From the train up the Jungfrau -- a mountain in Switzerland. Unadorned so you don't get distracted from the idyllic Alpine views through the window. Jungfrau means "Virgin" in German. Visit the V pages for more bags from the same firm?

Thanks to Steffen Mathias. (2002)



Japanese trainbag pictures a loco from the Ktt stable.

Thanks to Matthias Koch. (2003)



I don't know what else to call this Swedish plastic bag. The grey man is throwing what appears to be a perfectly good piece of paper into an office wastepaper basket.

Thanks to Josef Gebele (2004)



For the winding trip from Cusco to Machu Pichu. Concentrate on the scenery: there's nothing to see on this bag.

Thanks to Josef Gebele (2007)



Trevlig resa!, this pretty plastic bag exhorts. No idea what this means. And I don't know what "SJ" means either. Anyone who speaks Swedish want to enlighten us?

Enlightenment comes from Ola Rinta-Koski of Brisbane, who says that Trevlig resa! means "Have a nice trip!" and SJ stands for Statens Järnvägar = Swedish Rail (literally "National Railways")

Thanks to Josef Gebele for the bag (2004), and of course to Ola for the translation.


Stockholm airport express train

Thoughtful people, the Swedes: they provide a bag on the airport train in case the thought of flying makes you feel sick.

"Lägg gärna ditt skräp här" it tells you ("Please put your litter here", in case you didn't get that)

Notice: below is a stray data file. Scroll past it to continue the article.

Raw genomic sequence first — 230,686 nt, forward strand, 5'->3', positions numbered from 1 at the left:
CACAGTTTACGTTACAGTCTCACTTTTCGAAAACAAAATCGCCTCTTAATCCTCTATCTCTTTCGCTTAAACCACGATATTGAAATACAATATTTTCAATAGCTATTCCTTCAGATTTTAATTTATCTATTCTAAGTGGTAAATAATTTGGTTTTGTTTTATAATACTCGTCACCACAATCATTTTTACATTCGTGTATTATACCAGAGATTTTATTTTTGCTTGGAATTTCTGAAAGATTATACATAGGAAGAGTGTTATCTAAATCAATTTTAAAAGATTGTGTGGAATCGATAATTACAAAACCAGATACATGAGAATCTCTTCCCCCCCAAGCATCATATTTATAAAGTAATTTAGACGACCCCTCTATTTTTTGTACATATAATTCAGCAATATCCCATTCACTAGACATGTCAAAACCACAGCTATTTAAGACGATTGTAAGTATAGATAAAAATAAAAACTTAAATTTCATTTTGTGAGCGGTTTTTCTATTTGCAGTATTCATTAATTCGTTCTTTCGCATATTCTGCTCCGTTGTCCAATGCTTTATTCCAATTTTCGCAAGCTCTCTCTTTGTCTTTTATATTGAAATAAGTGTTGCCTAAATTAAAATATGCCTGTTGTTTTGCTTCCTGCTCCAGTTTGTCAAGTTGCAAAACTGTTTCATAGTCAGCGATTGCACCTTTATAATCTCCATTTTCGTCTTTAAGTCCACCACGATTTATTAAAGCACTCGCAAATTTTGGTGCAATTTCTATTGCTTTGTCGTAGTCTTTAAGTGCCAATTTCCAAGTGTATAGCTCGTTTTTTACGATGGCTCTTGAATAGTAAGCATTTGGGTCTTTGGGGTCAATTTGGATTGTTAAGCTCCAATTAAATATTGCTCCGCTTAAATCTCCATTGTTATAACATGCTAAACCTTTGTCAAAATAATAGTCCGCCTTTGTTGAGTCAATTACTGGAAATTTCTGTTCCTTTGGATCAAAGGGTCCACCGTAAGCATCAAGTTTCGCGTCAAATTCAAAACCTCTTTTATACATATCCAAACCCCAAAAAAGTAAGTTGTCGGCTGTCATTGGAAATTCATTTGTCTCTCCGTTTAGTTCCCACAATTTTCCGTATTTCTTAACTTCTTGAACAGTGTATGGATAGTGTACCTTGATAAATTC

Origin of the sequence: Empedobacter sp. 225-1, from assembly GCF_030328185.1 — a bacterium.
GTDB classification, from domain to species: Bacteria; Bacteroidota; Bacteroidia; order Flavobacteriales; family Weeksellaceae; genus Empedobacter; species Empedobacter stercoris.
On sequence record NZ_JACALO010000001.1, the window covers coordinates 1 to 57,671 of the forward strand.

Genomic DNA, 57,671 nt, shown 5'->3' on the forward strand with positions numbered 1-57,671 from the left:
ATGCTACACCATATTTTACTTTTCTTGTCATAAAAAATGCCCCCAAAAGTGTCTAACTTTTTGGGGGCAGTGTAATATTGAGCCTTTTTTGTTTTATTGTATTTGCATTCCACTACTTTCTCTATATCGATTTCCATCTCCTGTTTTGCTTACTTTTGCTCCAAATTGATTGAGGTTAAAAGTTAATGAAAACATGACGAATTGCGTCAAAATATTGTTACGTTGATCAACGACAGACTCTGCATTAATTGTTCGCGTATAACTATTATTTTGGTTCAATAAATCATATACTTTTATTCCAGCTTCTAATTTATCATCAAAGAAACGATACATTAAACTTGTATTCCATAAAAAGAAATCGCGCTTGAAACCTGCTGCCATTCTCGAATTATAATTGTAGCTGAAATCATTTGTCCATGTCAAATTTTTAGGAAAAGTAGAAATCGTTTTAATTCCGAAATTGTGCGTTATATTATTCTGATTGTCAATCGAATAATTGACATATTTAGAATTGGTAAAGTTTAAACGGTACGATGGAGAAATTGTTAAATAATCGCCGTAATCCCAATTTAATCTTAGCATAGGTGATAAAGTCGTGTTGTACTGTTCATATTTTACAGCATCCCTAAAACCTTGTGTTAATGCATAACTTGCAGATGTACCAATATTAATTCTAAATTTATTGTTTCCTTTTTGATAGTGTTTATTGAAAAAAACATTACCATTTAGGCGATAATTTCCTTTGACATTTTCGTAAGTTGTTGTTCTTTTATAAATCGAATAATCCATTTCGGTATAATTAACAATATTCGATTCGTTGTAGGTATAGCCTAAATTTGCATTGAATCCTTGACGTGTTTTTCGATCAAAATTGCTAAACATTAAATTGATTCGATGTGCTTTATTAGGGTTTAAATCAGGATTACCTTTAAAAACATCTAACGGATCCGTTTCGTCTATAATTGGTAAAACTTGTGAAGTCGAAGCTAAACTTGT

Swedish train

This one says "Gör tågresan till ett rent nöje!"

Ola Rinta-Koski of Brisbane says this means "Make the train trip a pure pleasure!" (or in one of those hilarious double-entendres beloved in the bagworld, "...a clean pleasure").

Thanks to Mark Brace. (2001)


Tranz Scenic

A fascinating bag that doubles as a route map and an advertisement for New Zealand's scenic railway system.

Thanks to Bruce Kelly. (2002)


Via Rail Canada

A paper bag large enough to hold a whole observation car's worth of garbage on a long trip over the Rockies.

Operation Lifesaver is an American campaign to stop people crossing level crossings when a train is coming. Sounds like a good idea, but there's not much point in convincing passengers once they're on the train, is there?

Perhaps the idea is to stop them from getting off and crossing the tracks in front of the train as it pulls out of the station.

That would make it like those passenger announcements on board planes that tell you to put your baggage in the overhead locker - when you're already in your seat and the plane in taxiing along the runway.

Thanks to Bruce Kelly. (2006)

previous page | next page | top